What does Wadi mean?

Wadi is an Arabic word often translated to valley. Officially wadi refers specifically to dry river beds and can also relate to smaller geographic formations. Wadi Rum is one of many well known locations that have given the word a cross lingual recognition.

Throughout the deserts of the Middle East there are few permanent water ways. The term Wadi relates specifically to these dry channels. As can be observed in Wadi Rum, the sandy sediments in the valleys are run off from the surrounding sandstone mountains. In times of heavy rain, strong water can wash through the valleys and shift large volumes of sand. This is the defining characteristic of the term ‘wadi’ in Arabic.

Why do so many locations have Wadi in their name?

Within southern Jordan many significant reference points have ‘wadi’ within their name. This is because throughout the dry desert landscapes, centres formed within valleys where seasonal rains was captured and stored. They additionally formed the primary routes that merchants and pilgrims used to navigate through the mountainous desert landscapes.

Slow exposure photo of stars, Wadi Rum desert altitude clear skies

What does Wadi Rum mean?

The tourism industry has assigned the name ‘Valley of the Moon’, but this is a reference to the barren landscapes and not the origin of the name. We now know that wadi refers to the valley that exists between the large sandstone mountains. There is no certainty of the origin of the word Rum, but there are two competing explanations.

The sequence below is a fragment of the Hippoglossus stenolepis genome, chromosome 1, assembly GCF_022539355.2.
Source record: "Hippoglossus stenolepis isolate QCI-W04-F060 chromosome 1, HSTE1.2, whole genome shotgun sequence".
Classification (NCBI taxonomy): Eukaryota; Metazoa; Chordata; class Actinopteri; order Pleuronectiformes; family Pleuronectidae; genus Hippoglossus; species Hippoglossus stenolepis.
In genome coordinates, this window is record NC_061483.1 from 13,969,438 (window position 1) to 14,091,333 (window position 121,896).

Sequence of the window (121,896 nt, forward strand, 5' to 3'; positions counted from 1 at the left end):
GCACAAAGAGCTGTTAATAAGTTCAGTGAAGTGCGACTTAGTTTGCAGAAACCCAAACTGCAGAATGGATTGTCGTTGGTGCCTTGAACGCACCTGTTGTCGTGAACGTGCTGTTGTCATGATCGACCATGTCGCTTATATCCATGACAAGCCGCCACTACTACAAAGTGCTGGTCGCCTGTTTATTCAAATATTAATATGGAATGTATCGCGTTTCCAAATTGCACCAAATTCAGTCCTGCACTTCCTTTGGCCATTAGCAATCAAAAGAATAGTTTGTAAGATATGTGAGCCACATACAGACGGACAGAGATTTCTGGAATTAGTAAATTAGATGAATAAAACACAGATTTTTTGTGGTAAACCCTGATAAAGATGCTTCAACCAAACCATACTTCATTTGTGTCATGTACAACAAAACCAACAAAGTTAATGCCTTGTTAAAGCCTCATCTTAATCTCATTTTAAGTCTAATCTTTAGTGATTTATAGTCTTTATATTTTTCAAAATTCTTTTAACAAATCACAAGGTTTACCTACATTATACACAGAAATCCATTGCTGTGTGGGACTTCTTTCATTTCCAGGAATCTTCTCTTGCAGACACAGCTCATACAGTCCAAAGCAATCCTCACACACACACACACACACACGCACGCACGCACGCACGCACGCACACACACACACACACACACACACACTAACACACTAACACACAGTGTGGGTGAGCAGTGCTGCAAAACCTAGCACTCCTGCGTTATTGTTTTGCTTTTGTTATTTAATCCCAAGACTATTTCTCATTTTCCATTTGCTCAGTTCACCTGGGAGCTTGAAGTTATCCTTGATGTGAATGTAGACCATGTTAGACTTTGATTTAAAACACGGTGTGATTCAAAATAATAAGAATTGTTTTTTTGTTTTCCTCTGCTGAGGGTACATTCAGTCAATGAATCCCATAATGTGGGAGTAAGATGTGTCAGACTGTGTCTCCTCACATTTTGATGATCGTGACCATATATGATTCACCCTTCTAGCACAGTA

Theories of meaning of Rum

  1. ‘Irum of the Pillars’ is a Quranic reference. It refers to a destroyed civilisation in a land of high pillars, unlike anything else. A land where the Thamudic (ancient North Arabian alphabet) are carved into the rocks. Translations of ancient inscriptions in the area have provided some evidence to support these theories. Some believe that the valley may be home to the kingdom of Shaddad. This kingdom has been buried deep beneath the sand, according to the legend. There are competing theories placing the reference in Syria, Yemen and Egypt. There is also an alternate interpretation that the reference is to a tribe rather than a location.
  2. Derived from Aramaic word for high. Aramaic was a language that existed in the Middle East over the past 3000 years, being particularly prominent around the time of Christ. The new testament Bible was written in Aramaic. The term may have referred to either the:
  • altitude of the Wadi Rum area at over 1000 metres above sea level
  • height of Jebel Rum, considered the highest peak in the area until electronic measurements discovered Um Ad Dami was in fact higher
  • heights of the cliffs that tower over the valley

Much like English there are other connected terms for high, and this use is most commonly used in relation to elevation. Therefore it is most probable that the term refers to the altitude of the valley.

3. In Arabic the word for sand is ‘rimal’ which has plausable links to the phonetic pronunciation of ‘ramm’. This however is likely to be the result of a later attempt to form a logical explanation and does not reflect the origins of the place name.

It is most probable that the name origin is from Aramaic referring to the elevation of the valley and that the Quranic reference may in fact refer to the location. But that the place name predates the prominence of Arabic language in the area and therefore any attempts to find a reference in Arabic are futile.